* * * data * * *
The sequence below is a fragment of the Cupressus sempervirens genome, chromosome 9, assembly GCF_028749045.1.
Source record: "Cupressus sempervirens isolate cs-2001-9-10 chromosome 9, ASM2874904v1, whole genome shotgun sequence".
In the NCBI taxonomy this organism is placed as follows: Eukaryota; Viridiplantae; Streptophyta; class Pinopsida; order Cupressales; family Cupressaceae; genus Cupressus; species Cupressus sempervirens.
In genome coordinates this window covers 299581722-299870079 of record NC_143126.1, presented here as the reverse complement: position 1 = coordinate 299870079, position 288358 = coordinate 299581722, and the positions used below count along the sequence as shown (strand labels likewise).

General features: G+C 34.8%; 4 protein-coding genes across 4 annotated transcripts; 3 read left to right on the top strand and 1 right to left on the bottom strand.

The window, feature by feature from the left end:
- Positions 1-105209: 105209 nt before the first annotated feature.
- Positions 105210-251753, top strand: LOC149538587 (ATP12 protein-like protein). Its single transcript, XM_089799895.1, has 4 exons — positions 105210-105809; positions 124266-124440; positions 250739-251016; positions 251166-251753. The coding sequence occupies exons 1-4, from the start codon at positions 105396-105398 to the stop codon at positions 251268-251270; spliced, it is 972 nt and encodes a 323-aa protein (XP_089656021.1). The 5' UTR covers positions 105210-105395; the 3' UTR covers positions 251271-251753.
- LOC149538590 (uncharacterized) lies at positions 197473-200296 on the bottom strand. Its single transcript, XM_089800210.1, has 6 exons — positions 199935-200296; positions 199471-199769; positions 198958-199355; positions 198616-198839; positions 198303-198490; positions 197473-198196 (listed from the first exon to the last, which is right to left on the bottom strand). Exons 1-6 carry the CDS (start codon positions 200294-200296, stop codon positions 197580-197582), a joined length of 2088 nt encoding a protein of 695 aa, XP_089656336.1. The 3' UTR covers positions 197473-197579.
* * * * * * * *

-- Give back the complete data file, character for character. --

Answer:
The sequence below is a fragment of the Cupressus sempervirens genome, chromosome 9, assembly GCF_028749045.1.
Source record: "Cupressus sempervirens isolate cs-2001-9-10 chromosome 9, ASM2874904v1, whole genome shotgun sequence".
In the NCBI taxonomy this organism is placed as follows: Eukaryota; Viridiplantae; Streptophyta; class Pinopsida; order Cupressales; family Cupressaceae; genus Cupressus; species Cupressus sempervirens.
In genome coordinates this window covers 299581722-299870079 of record NC_143126.1, presented here as the reverse complement: position 1 = coordinate 299870079, position 288358 = coordinate 299581722, and the positions used below count along the sequence as shown (strand labels likewise).

General features: G+C 34.8%; 4 protein-coding genes across 4 annotated transcripts; 3 read left to right on the top strand and 1 right to left on the bottom strand.

The window, feature by feature from the left end:
- Positions 1-105209: 105209 nt before the first annotated feature.
- Positions 105210-251753, top strand: LOC149538587 (ATP12 protein-like protein). Its single transcript, XM_089799895.1, has 4 exons — positions 105210-105809; positions 124266-124440; positions 250739-251016; positions 251166-251753. The coding sequence occupies exons 1-4, from the start codon at positions 105396-105398 to the stop codon at positions 251268-251270; spliced, it is 972 nt and encodes a 323-aa protein (XP_089656021.1). The 5' UTR covers positions 105210-105395; the 3' UTR covers positions 251271-251753.
- LOC149538590 (uncharacterized) lies at positions 197473-200296 on the bottom strand. Its single transcript, XM_089800210.1, has 6 exons — positions 199935-200296; positions 199471-199769; positions 198958-199355; positions 198616-198839; positions 198303-198490; positions 197473-198196 (listed from the first exon to the last, which is right to left on the bottom strand). Exons 1-6 carry the CDS (start codon positions 200294-200296, stop codon positions 197580-197582), a joined length of 2088 nt encoding a protein of 695 aa, XP_089656336.1. The 3' UTR covers positions 197473-197579.